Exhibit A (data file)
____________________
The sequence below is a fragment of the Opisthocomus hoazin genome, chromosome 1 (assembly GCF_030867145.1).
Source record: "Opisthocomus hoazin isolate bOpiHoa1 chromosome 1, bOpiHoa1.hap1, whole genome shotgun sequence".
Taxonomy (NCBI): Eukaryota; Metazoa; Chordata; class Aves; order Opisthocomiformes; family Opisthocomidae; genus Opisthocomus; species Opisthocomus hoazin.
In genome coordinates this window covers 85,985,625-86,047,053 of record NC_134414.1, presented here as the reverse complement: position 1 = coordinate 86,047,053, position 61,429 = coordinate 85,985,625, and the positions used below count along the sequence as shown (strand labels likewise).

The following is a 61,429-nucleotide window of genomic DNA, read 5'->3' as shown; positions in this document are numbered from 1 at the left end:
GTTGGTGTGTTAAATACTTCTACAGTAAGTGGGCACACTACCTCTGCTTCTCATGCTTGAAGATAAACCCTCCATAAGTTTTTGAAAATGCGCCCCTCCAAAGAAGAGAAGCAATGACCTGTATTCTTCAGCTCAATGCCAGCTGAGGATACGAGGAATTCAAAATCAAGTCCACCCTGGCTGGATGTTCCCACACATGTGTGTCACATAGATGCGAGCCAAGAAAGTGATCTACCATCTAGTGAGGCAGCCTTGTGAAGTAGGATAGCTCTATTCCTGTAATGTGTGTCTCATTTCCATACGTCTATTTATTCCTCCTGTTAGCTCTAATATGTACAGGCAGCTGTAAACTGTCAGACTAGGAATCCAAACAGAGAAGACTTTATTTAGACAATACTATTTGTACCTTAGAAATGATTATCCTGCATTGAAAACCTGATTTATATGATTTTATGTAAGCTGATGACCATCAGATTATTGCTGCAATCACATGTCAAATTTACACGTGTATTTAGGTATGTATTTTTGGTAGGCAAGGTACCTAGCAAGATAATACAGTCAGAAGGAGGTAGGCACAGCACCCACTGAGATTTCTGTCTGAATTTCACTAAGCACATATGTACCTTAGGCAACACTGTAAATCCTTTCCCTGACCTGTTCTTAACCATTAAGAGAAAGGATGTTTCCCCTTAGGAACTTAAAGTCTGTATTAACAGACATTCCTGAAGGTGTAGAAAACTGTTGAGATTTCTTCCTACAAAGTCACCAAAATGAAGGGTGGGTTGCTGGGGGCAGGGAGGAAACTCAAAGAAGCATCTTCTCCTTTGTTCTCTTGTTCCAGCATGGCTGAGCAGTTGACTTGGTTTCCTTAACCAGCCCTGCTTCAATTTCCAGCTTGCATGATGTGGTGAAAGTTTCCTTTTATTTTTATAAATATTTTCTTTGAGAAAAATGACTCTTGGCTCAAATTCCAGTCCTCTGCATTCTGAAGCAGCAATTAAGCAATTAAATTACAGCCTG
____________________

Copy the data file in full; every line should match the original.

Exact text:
The sequence below is a fragment of the Opisthocomus hoazin genome, chromosome 1 (assembly GCF_030867145.1).
Source record: "Opisthocomus hoazin isolate bOpiHoa1 chromosome 1, bOpiHoa1.hap1, whole genome shotgun sequence".
Taxonomy (NCBI): Eukaryota; Metazoa; Chordata; class Aves; order Opisthocomiformes; family Opisthocomidae; genus Opisthocomus; species Opisthocomus hoazin.
In genome coordinates this window covers 85,985,625-86,047,053 of record NC_134414.1, presented here as the reverse complement: position 1 = coordinate 86,047,053, position 61,429 = coordinate 85,985,625, and the positions used below count along the sequence as shown (strand labels likewise).

The following is a 61,429-nucleotide window of genomic DNA, read 5'->3' as shown; positions in this document are numbered from 1 at the left end:
GTTGGTGTGTTAAATACTTCTACAGTAAGTGGGCACACTACCTCTGCTTCTCATGCTTGAAGATAAACCCTCCATAAGTTTTTGAAAATGCGCCCCTCCAAAGAAGAGAAGCAATGACCTGTATTCTTCAGCTCAATGCCAGCTGAGGATACGAGGAATTCAAAATCAAGTCCACCCTGGCTGGATGTTCCCACACATGTGTGTCACATAGATGCGAGCCAAGAAAGTGATCTACCATCTAGTGAGGCAGCCTTGTGAAGTAGGATAGCTCTATTCCTGTAATGTGTGTCTCATTTCCATACGTCTATTTATTCCTCCTGTTAGCTCTAATATGTACAGGCAGCTGTAAACTGTCAGACTAGGAATCCAAACAGAGAAGACTTTATTTAGACAATACTATTTGTACCTTAGAAATGATTATCCTGCATTGAAAACCTGATTTATATGATTTTATGTAAGCTGATGACCATCAGATTATTGCTGCAATCACATGTCAAATTTACACGTGTATTTAGGTATGTATTTTTGGTAGGCAAGGTACCTAGCAAGATAATACAGTCAGAAGGAGGTAGGCACAGCACCCACTGAGATTTCTGTCTGAATTTCACTAAGCACATATGTACCTTAGGCAACACTGTAAATCCTTTCCCTGACCTGTTCTTAACCATTAAGAGAAAGGATGTTTCCCCTTAGGAACTTAAAGTCTGTATTAACAGACATTCCTGAAGGTGTAGAAAACTGTTGAGATTTCTTCCTACAAAGTCACCAAAATGAAGGGTGGGTTGCTGGGGGCAGGGAGGAAACTCAAAGAAGCATCTTCTCCTTTGTTCTCTTGTTCCAGCATGGCTGAGCAGTTGACTTGGTTTCCTTAACCAGCCCTGCTTCAATTTCCAGCTTGCATGATGTGGTGAAAGTTTCCTTTTATTTTTATAAATATTTTCTTTGAGAAAAATGACTCTTGGCTCAAATTCCAGTCCTCTGCATTCTGAAGCAGCAATTAAGCAATTAAATTACAGCCTG